August 14th 1907

Mr Edward Turpin has passed away at his residence at Middleton Hall, he had been ill only three weeks and was only 57 years of age, he is greatly lamented by his wide circle of friends, perhaps hardly anyone would be sorely missed, at Sudbury market his commanding figure and genial presence always attracted attention, he possessed great physical strength and with handsome proportions he probably the heaviest man in the county he weighed 24 stones, his geniality and kindness to all were typical of the old school of the English farmer, as a master he was beloved by his men between them there was always a friendly relationship, he employed 30 men, he took great pride in his dairy herd of Shorthorns. Mr Turpin has lived at Middleton Hall for 40 years, he is survived by his widow but he had no children, chief mourners were Mrs E.Turpin the widow, Miss Teverson, sister in law, Henry Teverson brother in law, Mr and Mrs John Turpin, brother and sister in law, Miss Minnie Teverson, sister in law and Miss Maud Teverson.

August 14th 1907

Clare. On Tuesday morning the pump which stood on the market hill for longer than any inhabitant can remember was taken away now that pure liquid is provided although the quality was not above suspicion, but to wayfarers, children and dogs it was well used, we think provisions should be made to meet the needs of those who look to it for casual supply.

September 25th 1907

Died on September 2nd at Trimulgherry, Deccan, India, Arthur Heard of the 2nd Fuseliers C. Company of enteric fever, son of Mrs Henry Heard, Widow, of 14 Church Street, Sudbury, Suffolk aged 23.

October 16th 1907

Advert. West Australia. 160 acres of land free-assisted passage from £6—Apply Agent General for West Australia 15 Victoria St. London.

October 23rd 1907

A regrettable incident happened at Melford, it appears at a funeral at the lowering of the coffin the webbing broke and the head of the coffin was precipitated to the bottom of the grave much to the consternation of the mourners, apparently the grave digger could not find the proper webbing and used some old webbing.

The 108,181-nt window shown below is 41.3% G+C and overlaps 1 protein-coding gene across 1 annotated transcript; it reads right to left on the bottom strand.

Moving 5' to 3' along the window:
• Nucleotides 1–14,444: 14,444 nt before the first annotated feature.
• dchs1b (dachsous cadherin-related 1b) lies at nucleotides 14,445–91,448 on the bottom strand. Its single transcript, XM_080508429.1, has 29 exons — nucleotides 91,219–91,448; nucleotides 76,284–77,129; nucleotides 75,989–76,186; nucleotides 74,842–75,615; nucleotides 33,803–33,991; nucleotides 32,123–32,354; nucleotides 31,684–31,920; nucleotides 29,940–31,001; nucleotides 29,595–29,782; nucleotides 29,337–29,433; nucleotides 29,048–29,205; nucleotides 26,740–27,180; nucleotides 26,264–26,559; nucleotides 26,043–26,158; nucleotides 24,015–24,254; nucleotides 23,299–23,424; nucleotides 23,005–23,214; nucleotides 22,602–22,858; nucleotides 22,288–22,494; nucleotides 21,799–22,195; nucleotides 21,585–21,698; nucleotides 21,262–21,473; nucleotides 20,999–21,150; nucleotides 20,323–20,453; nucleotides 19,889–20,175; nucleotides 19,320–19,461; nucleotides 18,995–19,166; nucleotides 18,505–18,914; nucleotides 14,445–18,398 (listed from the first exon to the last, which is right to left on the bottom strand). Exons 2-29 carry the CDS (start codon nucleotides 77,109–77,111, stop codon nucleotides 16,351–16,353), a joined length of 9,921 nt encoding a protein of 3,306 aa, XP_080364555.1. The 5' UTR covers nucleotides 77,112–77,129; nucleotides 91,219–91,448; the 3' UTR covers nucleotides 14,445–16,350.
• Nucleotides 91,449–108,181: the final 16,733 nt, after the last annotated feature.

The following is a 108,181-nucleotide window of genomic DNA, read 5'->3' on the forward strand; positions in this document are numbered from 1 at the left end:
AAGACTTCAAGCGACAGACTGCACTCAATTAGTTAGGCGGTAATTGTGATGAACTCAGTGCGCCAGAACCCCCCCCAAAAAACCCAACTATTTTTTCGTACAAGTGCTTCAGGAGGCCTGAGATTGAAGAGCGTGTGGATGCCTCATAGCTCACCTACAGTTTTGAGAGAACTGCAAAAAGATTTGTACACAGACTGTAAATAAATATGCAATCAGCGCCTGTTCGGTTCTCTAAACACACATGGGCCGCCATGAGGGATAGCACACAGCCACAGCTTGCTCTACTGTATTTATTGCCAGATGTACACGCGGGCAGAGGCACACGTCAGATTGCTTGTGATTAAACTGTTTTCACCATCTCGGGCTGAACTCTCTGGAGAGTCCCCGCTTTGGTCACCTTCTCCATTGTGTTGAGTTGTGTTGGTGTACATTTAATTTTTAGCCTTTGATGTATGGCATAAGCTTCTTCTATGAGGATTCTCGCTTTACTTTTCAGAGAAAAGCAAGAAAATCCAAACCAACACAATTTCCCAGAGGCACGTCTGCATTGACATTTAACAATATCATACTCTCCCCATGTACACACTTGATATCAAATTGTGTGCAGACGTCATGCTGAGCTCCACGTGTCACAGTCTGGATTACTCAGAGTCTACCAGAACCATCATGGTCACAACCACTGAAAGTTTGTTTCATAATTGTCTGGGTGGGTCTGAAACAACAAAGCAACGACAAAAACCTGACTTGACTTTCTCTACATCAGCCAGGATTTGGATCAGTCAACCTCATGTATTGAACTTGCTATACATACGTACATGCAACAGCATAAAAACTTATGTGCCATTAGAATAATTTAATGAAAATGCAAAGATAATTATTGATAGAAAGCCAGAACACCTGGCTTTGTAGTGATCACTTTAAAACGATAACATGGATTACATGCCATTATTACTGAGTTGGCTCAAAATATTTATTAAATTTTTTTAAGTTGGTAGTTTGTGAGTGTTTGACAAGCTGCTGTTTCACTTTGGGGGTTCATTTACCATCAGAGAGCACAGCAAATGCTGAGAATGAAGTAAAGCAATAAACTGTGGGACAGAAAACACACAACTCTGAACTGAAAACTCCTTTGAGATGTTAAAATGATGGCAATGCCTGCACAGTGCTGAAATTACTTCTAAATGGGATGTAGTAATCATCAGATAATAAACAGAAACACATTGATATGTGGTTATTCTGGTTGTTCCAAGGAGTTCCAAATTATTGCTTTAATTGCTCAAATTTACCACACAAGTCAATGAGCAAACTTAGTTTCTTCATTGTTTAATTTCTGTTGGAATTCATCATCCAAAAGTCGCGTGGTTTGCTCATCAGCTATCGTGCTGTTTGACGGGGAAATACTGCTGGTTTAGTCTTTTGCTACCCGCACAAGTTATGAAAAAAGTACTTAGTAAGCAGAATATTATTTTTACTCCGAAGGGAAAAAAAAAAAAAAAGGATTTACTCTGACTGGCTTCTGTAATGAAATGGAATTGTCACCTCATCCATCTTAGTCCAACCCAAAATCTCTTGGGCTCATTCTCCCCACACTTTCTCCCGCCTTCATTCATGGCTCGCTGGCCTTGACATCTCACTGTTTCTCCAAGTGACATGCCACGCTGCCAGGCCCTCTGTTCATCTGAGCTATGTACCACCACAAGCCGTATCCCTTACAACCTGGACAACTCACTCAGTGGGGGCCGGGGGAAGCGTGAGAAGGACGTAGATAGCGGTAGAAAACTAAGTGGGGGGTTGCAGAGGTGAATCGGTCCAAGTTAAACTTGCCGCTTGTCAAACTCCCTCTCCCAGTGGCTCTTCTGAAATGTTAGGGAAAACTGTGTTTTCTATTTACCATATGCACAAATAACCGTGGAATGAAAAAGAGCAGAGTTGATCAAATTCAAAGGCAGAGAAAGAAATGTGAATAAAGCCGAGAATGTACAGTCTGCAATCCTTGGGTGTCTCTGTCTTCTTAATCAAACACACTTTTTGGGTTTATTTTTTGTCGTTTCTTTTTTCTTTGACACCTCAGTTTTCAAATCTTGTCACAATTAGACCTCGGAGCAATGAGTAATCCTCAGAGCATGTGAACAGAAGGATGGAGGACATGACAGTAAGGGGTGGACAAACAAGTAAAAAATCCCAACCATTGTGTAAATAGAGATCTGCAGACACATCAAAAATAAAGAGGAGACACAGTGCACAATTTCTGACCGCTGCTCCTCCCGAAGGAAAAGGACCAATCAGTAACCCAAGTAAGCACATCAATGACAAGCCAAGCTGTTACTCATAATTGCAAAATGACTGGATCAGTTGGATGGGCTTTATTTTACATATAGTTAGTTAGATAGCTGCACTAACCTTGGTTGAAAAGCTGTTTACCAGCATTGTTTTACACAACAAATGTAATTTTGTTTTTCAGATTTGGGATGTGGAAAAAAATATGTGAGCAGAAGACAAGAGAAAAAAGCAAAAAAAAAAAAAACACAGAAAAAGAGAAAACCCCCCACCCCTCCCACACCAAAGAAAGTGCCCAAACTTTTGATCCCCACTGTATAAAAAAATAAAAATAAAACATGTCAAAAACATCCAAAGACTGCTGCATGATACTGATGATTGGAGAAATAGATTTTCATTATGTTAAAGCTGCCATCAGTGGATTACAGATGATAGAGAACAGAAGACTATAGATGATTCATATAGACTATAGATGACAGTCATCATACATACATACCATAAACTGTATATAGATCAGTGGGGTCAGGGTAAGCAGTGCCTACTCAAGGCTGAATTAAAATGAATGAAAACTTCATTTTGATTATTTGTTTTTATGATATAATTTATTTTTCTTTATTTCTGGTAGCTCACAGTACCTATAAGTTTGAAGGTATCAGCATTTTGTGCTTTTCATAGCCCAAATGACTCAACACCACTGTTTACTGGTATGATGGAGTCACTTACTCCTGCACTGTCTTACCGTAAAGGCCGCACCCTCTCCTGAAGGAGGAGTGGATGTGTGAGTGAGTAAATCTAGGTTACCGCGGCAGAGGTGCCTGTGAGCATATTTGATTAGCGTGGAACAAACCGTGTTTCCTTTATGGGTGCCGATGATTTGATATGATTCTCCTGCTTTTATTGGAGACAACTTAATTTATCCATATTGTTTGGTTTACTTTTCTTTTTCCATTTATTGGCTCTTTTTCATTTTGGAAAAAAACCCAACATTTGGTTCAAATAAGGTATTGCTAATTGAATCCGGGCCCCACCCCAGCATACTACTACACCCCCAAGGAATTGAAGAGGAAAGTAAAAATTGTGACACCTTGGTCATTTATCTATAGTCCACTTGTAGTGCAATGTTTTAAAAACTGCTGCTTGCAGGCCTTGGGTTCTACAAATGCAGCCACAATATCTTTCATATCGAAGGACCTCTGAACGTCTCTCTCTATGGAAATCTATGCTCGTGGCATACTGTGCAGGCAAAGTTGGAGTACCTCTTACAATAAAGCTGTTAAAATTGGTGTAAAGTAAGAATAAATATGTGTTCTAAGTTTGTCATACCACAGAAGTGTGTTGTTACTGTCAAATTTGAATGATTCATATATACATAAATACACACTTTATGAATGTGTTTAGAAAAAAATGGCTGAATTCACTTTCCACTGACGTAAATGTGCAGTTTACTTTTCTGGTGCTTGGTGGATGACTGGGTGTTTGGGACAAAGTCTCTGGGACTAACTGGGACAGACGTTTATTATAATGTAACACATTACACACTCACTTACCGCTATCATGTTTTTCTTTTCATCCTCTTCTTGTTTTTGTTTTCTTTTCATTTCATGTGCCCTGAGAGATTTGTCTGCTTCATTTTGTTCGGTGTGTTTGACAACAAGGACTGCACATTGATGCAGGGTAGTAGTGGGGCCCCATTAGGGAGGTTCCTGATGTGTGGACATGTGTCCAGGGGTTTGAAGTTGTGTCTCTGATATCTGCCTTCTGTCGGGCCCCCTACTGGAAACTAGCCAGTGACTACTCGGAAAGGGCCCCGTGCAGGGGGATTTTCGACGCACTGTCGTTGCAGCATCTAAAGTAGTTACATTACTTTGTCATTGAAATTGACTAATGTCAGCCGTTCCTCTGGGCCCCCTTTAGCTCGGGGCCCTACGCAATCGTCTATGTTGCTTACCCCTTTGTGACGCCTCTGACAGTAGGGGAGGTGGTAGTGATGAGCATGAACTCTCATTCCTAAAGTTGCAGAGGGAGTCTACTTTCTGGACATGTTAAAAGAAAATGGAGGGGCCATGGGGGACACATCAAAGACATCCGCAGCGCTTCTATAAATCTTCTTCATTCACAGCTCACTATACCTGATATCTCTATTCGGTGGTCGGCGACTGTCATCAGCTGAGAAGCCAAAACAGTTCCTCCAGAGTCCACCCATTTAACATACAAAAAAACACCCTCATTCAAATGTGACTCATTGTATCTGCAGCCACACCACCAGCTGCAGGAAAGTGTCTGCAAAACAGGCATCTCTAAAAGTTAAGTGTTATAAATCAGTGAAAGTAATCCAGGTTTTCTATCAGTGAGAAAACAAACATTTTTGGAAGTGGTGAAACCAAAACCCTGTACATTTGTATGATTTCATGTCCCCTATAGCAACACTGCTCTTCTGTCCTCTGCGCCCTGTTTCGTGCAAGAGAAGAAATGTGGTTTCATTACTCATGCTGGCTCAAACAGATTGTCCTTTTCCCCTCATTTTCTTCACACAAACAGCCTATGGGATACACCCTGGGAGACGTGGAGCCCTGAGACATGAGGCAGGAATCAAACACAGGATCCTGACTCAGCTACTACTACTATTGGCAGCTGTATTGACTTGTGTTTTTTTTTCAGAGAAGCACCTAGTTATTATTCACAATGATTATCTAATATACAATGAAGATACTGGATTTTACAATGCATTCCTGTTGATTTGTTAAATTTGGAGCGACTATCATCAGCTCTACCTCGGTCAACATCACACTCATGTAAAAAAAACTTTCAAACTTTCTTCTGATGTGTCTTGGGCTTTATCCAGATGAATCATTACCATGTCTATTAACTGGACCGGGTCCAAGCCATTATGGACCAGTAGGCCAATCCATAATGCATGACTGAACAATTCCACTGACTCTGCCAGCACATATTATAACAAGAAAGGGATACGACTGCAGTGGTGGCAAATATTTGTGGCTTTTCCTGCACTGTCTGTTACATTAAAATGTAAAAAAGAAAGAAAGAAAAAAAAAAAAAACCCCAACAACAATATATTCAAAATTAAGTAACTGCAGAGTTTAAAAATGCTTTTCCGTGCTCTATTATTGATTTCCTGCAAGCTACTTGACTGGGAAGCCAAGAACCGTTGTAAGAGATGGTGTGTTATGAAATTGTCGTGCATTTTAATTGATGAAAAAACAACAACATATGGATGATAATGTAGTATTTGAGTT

November 20th 1907

Inquest at Withersfield White Horse Inn on the body of Earnest Williams aged 13 who was found dead under some chaff, Frank Smith, farmer said deceased worked for him, on Monday morning he sent the boy to get some chaff which was piled to a considerable height in a barn, at about 9-30 he remarked to the yardman it was strange if the boy went home without saying anything, he looked in the stable and saw the boy’s basket and coat and he said to the yard man “surely he is not under the chaff”, they then poked in the chaff but could not find anything and left to do other jobs, he was not satisfied and then took a fork and searched the chaff again and found the lad dead. Accidental.

November 27th 1907

On Thurday last a nasty accident befell Stephen Bullock an employee of Messrs Garret at Pentlow Mill, it appears he was getting over a rail surrounding a pig stye when he slipped on an uneven paving stone which threw him forward and injured his knee, he was conveyed home in horse and cart and is now progressing favourably.

December 4th 1907

Melford. Mr William Ward passed away peacefully at the ripe old age of 79, he was the proprietor of the old established business known as the “Foundry” which was established in 1843 by Messrs David Ward and John Silver.

December 4th 1907

A Pentlow shepherd named George Plumb applied for an exemption from a dog licence, the Chairman of Hedingham magistrates said he believed it was a terrier but Inspector Wapling said that in his report the dog was used for attending the sheep. Granted.

December 11th 1907

Mr W. Jarvis of Church farm, Clare,obtained a 2nd prize in a class of 16 for malting barley at the Brewers Exibition in London, in 1904 he receive 1st prize and in 1905 he had 2nd prize.

December 18th 1907

At Hedingham Petty Sessions Mr H.S.Oliver applied for new licence for the Cherry Tree Inn at Belchamp St Pauls. The licence was granted in the name of George Chinery, deceased, and his widow was granted a new licence under the Act of George 1V.